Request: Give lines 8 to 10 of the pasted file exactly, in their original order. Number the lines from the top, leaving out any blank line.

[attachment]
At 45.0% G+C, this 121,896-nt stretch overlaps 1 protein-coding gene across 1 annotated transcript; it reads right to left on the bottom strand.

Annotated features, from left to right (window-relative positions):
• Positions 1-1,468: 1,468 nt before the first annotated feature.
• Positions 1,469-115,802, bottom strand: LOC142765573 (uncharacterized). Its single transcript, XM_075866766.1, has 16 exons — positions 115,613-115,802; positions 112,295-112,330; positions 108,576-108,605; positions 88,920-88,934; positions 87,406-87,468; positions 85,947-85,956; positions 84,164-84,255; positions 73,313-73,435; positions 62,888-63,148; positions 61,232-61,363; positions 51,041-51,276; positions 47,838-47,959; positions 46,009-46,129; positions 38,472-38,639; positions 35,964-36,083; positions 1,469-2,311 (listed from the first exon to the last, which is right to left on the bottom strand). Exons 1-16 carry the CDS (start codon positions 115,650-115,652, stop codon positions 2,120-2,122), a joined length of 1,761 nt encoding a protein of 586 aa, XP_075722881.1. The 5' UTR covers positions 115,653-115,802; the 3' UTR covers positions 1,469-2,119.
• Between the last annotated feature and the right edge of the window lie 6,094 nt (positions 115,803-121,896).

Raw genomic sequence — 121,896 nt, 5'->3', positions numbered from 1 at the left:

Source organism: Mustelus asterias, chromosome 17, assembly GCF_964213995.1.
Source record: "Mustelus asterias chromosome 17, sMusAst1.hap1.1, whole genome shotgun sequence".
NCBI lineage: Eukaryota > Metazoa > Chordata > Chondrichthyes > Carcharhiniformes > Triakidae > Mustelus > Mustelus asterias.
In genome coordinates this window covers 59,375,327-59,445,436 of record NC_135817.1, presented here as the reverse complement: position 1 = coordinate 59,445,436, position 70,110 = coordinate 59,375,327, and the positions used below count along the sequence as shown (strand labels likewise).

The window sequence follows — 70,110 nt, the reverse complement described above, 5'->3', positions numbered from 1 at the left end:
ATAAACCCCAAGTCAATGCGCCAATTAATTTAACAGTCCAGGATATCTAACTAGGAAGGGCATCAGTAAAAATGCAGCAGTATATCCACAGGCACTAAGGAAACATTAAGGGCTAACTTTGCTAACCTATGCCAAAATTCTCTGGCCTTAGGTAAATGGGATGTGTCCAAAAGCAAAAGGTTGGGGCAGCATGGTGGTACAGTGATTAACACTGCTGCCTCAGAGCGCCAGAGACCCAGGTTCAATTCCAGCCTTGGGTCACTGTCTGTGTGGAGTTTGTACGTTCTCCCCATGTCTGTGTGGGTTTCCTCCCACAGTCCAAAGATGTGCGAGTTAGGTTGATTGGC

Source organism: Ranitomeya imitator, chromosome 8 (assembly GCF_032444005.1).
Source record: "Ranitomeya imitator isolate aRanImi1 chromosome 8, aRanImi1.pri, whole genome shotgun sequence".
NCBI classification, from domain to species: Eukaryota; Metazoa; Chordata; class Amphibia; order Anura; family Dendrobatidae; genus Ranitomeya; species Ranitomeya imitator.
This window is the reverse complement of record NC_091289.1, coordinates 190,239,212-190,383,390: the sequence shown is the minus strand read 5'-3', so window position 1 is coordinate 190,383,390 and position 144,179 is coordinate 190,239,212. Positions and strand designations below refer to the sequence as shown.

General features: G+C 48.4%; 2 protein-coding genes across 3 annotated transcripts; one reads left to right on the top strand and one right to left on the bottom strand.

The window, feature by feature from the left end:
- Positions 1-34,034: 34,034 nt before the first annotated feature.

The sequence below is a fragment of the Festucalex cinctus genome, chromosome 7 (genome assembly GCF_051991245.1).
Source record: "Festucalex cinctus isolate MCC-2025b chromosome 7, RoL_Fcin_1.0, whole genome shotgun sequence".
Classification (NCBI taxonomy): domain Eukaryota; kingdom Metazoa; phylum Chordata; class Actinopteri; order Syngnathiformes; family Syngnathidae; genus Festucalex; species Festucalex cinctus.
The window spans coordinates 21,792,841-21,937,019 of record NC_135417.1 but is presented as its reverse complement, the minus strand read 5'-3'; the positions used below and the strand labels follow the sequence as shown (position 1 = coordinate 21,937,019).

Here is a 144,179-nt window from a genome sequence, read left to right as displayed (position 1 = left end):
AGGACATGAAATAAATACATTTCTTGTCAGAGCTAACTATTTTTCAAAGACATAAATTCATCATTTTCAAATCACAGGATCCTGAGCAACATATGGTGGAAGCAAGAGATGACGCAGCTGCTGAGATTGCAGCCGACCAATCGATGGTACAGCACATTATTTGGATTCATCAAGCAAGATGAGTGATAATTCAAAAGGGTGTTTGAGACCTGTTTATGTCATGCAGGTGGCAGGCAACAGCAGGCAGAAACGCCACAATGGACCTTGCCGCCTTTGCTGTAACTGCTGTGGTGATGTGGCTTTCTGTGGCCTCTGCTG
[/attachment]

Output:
Source record: "Mustelus asterias chromosome 17, sMusAst1.hap1.1, whole genome shotgun sequence".
NCBI lineage: Eukaryota > Metazoa > Chordata > Chondrichthyes > Carcharhiniformes > Triakidae > Mustelus > Mustelus asterias.
In genome coordinates this window covers 59,375,327-59,445,436 of record NC_135817.1, presented here as the reverse complement: position 1 = coordinate 59,445,436, position 70,110 = coordinate 59,375,327, and the positions used below count along the sequence as shown (strand labels likewise).